This plot provides engineers a way to compare designs, understand trends, and ultimately select the design that best meets their needs.

For this simple example, it may seem possible to programmatically tune the input variables, run HyperX, extract the results, assign each result a weight and variability score, and plot the results externally. And that’s true. But, you could imagine this process would get increasingly tedious, time consuming, and computationally intensive as the number of design variables increased. For example, what if you wanted to implement T-stiffeners down the length of the wing. Now, not only can each panel vary in thickness, but it can also vary in stiffener spacing, width, thickness, and so on.

HyperXpert extends the HyperX workflow – which produces a single solution from a single input design space – by giving users access to the Engineers gain insights on their designs, increased confidence their design decisions, and comfort in the magnitude of data they consumed; all while keeping both weight and producibility in mind.


HyperXpert is in general a design of experiments (DOE) tool. Given a part surface and a defined design space (i.e. options for material systems, stiffener cross sections), as well as a given set of failure criteria that a part needs to satisfy, this tool runs a full factorial DOE. In HyperX-terms, it uses the same HyperX solver to optimize designs to user selected failure criteria. For each of these workable solutions, a weight and relative producibility score (in terms of variance in design across the part surface) are calculated.

From here, the HyperXpert interface instantaneously displays the best viable options in the design space in a weight vs. variation plot. This plotting interface offers trendline creation, filtering, pareto frontiers, etc.; all of which serve to allow the engineer to glean meaningful design insights and use their own data-driven subjectivity to determine their “best” part design.

This powerful HyperXpert plotting interface is shown in the example above. Here, variation is quantified in terms of “unlinked variables.” A linked variable is a type and value that spans the surface of a part. For example, a cross-sectional dimensionsuch as stiffener height =1.2” that spans the length of the part. The more cross-sectional dimensions are linked across a part, the easier that part is to manufacture.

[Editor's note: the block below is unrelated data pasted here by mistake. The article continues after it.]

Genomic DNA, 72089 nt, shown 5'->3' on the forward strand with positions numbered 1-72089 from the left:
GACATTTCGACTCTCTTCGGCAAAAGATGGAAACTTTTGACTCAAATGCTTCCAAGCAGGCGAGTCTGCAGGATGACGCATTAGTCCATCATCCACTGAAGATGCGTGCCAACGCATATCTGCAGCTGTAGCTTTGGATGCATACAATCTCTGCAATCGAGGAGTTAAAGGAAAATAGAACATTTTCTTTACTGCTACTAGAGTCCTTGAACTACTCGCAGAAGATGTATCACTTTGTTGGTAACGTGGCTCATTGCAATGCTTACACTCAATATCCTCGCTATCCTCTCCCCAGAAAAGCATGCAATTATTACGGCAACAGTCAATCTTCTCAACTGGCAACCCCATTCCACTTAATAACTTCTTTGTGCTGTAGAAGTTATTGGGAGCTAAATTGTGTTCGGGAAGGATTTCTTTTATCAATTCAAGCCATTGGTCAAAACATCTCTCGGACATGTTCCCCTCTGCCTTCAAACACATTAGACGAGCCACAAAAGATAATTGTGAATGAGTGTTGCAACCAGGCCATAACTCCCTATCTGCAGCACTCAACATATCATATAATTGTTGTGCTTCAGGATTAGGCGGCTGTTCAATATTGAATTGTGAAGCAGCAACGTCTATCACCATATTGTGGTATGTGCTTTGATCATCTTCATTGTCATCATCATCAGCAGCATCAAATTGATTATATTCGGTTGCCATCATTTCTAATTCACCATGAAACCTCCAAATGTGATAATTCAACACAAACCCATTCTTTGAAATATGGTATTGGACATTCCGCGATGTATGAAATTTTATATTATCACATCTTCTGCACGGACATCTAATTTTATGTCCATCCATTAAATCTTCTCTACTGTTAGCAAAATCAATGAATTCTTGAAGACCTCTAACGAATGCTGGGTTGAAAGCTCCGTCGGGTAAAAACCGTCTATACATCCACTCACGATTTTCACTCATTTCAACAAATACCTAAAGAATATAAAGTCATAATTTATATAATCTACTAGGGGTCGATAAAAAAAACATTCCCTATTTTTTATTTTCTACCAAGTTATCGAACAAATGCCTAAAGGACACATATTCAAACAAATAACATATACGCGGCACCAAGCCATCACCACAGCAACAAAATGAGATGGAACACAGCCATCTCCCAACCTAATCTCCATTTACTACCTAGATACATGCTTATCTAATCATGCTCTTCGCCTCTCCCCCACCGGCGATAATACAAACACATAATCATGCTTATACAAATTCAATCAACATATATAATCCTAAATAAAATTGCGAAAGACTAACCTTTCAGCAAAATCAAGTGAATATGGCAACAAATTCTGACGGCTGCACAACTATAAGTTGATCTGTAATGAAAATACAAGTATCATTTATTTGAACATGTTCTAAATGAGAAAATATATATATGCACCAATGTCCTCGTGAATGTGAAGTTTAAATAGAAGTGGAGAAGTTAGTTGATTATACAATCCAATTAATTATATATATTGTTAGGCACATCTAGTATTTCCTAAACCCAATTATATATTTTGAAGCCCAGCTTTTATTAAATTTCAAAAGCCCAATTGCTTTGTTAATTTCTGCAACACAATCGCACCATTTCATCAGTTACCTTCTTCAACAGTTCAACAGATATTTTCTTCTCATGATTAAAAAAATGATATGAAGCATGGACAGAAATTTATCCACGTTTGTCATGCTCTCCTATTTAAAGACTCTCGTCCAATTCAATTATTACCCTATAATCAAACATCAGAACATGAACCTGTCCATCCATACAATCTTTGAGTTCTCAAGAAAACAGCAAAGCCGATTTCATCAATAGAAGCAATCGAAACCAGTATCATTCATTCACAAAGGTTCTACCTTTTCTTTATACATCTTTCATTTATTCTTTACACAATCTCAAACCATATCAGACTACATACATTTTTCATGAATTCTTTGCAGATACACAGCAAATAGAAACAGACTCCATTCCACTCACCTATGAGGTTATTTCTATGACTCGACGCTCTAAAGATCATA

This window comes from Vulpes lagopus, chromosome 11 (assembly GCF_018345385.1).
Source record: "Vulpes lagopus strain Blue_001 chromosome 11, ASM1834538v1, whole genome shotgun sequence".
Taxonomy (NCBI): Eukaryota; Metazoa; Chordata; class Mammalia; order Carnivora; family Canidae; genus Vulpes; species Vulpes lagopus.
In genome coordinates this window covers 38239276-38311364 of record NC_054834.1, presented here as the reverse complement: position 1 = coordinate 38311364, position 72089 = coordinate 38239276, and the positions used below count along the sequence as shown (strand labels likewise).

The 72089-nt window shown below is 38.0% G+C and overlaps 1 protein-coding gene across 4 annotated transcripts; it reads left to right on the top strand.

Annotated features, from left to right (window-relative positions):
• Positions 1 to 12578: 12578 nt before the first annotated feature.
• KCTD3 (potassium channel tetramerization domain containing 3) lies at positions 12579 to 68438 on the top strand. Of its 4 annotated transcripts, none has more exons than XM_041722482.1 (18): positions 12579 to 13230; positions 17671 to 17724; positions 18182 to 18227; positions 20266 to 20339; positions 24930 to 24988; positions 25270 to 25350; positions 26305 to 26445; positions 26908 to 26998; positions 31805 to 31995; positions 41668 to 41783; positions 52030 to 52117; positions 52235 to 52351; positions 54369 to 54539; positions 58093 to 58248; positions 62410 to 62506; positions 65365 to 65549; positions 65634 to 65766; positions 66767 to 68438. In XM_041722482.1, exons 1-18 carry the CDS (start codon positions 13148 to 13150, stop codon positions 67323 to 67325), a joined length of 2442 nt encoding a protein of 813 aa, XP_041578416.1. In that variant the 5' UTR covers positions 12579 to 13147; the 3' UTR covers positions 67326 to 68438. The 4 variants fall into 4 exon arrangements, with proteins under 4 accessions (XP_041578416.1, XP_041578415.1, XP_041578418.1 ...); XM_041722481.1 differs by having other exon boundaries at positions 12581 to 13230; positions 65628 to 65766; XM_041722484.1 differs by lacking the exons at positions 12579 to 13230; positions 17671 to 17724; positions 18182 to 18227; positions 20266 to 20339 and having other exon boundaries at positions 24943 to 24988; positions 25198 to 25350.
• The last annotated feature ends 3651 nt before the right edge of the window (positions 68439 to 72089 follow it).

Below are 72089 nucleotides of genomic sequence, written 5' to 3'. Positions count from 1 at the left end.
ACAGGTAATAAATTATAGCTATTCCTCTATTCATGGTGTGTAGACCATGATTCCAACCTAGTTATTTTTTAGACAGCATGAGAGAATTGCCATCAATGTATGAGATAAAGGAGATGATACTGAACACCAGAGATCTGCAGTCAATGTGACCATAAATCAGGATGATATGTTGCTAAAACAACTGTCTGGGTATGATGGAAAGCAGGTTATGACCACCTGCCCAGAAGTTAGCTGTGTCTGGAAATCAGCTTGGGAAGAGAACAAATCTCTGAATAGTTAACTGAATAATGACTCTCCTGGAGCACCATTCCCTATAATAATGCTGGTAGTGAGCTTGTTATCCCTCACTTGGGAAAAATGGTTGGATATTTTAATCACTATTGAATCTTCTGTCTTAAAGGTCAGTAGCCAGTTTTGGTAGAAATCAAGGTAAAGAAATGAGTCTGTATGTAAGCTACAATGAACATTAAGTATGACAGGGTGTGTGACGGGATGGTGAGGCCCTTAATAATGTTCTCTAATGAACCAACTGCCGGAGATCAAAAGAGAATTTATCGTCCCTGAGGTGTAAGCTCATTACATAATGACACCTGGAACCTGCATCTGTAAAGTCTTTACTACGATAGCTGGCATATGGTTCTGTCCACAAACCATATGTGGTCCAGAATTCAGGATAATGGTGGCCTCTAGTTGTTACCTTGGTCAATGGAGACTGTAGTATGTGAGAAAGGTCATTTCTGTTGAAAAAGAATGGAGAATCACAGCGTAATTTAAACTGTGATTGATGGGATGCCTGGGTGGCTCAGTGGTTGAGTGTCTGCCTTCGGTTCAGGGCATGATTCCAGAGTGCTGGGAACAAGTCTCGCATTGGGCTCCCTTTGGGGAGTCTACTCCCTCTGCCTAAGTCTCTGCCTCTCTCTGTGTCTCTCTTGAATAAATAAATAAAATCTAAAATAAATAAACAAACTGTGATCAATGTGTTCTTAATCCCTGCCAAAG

By plotting weight as a function of unlinked variables for the trillions of workable designs in the space, we can quickly understand that, for example, that while there is significant gain in producibility in going from 5 unlinked variables to 2 (i.e. ensuring that 3 dimensions are These data driven insights provide you with valuable insights into design decisions such as stiffener tooling mandrels.

Additional Resources:

DOE Explore

Problem: your engineering team is designing an aircraft structure using industry standard CAD and FEA products, but you have no way to perform automated structural sizing nor margin writing to classical aerospace analysis methods. Because of this your aircraft structure might be 1) over weight, 2) behind schedule, 3) hard to manufacture, with 4) uncertain certification progress and reporting.

Need:  a commercial product that automates your company’s design and analysis process and that digitally connects data to your existing software packages. To be used from concept through preliminary design, all the way to final design and part drawing release.

Solution: use HyperX with your FEA and CAD tools to achieve a fully-optimized, manufacturable practical design. Eliminate costly hours of manual calculations and spreadsheets, by using HyperX by the entire engineering team.

Standardize your company’s analyses with verified methods out of the box, or plug in your company’s own proprietary analysis methods. Since the same analysis methods are used from preliminary to final design, there are no surprise negative margins of safety that would detrimentally affect your schedule or cause weight growth.

  • Decrease weight by optimizing each panel, beam, and joint; ensuring a lightweight design
  • Shortened schedule by reducing design cycle time and engineering labor hours
  • Increase producibility by enforcing design rules and sizing to your company’s metal and composite construction fabrication processes
  • Certify structures faster by analyzing hundreds of aerospace industry standard failure methods, generating real time stress documentation